The MINI is a globally successful model that has become a permanent fixture on the streets of modern cities. The British premium small car has established itself worldwide as a symbol of urban driving fun and became an essential part of its drivers’ mobile lifestyle. The MINI has now been named “Car of the Decade” by a jury compiled by the German automotive magazine “Automobilwoche”. The Munich-based auto publication’s experts found that no other model has had a greater influence on the development of the automobile industry since the start of the 21st century than the premium segment’s first small car.
The MINI began on its road to success in 2001. With the re-launch of the brand and the concept of a premium small car combining expressive design and exceptionally agile handling with almost endless possibilities for individualisation, the BMW Group made a highly successful venture into a new market segment. The MINI was named “Car of the Decade” not merely by virtue of its continually growing market success, however, but primarily for the impetus it has given the automobile industry. The “Automobilwoche” jury highlighted MINI’s status as a “cult small car” whose success unleashed “a wave of similar products”. Although competition has since become much fiercer, MINI clearly maintains its leading position ten years on. MINI remains the only manufacturer to develop its own premium small cars independently, and achieved a new global sales record of 234,175 vehicles in 2010. MINI’s unique character is based not least on the authentic reinterpretation of the construction features and values that caused a revolution in the automobile sector in the brand’s early years. As the first car of its kind, the classic Mini introduced in 1959, with its transversely mounted front engine and innovative interior concept, was able to offer maximum space with a minimal footprint. The classic Mini made automobile history with this principle, and although it provided the inspiration for many models produced by other manufacturers, it retained its status as a one-of-a-kind original throughout the decades. In 1995, readers of the British magazine “Autocar” voted it “Car of the Century”.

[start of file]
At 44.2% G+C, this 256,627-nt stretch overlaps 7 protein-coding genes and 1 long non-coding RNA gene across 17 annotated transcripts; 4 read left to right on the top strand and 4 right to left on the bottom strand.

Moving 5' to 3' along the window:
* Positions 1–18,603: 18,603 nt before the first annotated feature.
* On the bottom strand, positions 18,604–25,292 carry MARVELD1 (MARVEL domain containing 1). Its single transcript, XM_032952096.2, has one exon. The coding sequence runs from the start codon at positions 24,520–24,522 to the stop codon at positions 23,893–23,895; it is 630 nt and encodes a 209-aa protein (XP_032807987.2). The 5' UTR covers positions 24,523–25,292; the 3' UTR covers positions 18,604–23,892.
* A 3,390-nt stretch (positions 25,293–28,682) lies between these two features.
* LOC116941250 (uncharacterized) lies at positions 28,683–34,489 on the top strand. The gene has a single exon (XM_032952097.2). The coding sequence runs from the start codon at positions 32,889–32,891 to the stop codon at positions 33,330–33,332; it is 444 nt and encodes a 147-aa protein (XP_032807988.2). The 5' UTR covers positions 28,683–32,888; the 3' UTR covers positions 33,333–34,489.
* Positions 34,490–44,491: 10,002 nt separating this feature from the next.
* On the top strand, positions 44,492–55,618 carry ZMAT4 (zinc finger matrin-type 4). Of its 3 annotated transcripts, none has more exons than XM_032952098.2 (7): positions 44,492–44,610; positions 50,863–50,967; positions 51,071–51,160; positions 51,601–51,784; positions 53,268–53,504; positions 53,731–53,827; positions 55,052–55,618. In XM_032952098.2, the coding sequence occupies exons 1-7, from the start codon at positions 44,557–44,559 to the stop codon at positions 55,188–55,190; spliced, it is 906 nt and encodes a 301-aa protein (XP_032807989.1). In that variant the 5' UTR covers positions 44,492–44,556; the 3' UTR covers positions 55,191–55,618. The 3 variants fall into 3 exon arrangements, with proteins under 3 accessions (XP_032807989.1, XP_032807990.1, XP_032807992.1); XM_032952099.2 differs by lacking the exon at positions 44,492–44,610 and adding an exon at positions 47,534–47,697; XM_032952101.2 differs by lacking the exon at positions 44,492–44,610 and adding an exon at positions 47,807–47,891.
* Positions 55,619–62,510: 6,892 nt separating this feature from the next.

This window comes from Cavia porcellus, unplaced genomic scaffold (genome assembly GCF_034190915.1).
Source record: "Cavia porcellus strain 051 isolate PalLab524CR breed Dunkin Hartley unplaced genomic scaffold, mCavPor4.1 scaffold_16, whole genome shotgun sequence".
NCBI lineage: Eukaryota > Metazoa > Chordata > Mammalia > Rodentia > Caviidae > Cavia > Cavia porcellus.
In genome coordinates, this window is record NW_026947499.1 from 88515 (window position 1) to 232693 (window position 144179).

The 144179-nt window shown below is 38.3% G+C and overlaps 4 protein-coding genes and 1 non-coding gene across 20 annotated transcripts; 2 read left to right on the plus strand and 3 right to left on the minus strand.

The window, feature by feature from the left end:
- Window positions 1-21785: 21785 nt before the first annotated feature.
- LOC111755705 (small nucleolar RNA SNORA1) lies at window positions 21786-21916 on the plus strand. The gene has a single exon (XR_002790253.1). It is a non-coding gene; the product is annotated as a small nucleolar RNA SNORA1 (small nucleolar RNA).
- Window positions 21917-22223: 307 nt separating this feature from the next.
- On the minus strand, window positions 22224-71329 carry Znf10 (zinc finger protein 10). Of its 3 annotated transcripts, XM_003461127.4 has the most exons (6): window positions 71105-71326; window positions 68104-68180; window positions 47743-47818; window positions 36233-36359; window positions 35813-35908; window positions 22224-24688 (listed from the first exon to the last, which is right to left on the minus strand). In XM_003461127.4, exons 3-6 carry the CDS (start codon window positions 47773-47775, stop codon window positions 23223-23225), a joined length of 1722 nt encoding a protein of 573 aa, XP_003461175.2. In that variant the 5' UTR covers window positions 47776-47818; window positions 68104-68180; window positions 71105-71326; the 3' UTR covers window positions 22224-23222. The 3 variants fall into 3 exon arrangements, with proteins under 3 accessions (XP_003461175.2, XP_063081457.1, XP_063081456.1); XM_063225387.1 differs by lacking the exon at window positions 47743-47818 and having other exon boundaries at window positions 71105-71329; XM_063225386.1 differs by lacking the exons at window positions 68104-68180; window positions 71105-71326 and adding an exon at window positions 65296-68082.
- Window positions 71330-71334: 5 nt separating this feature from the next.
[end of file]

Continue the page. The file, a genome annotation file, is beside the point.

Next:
Following in the footsteps of its classic predecessor, today’s MINI is continuing that success story. The second MINI generation introduced in 2006, with an expanded model range that includes the MINI Convertible and the MINI Clubman, is reporting steadily rising sales figures. Around 1.8 million MINI cars have been sold worldwide. The MINI family was joined by the MINI Countryman in autumn 2010. This, the first MINI with four doors and a large tailgate, delivers the brand’s characteristic driving fun outside of urban traffic scenarios – and is even available with MINI ALL4 all-wheel drive.
In addition to the growing diversity of the model range, innovative technology provides a further guarantee that the MINI, with its very current appeal, will always be able to reach out to new target groups. State-of-the-art engines and comprehensive MINIMALISM technology allow excitement and driving fun to be combined with exemplary consumption and emission ratings. The best example of this is the new MINI Cooper D with a maximum output of 82 kW/112 hp and CO2 emissions of 99 grams per kilometre. This high level of efficiency is also an important factor in the sustained popularity of the MINI, according to the “Automobilwoche” jury. The fact that “this small British car is also ecologically correct” rounds off the image of this consistently successful pioneer in the premium small car segment.
The “Car of the Decade” was announced as part of the “Auto-Star” awards. “Automobilwoche” bestows this title on “individuals, companies and products that were consistently successful and shaped the automobile business over the last decade,” explained editor-in-chief Guido Reinking, who presented the award for “Car of the Decade” to Ian Robertson, member of the Board of Management of BMW AG, responsible for Sales and Marketing, and Wolfgang Armbrecht, Senior Vice President MINI Brand Management. Besides Reinking and “Automobilwoche” publisher Helmut Kluger, “Auto-Star” jury members also included president of the German Federation for Motor Trades and Repairs (ZDK), Robert Rademacher; long-standing president of the German Association of the Automotive Industry (VDA), Bernd Gottschalk; as well as automobile industry experts Prof. Willi Diez from Nürtingen University and Prof. H. Dieter Dahlhoff from the University of Kassel.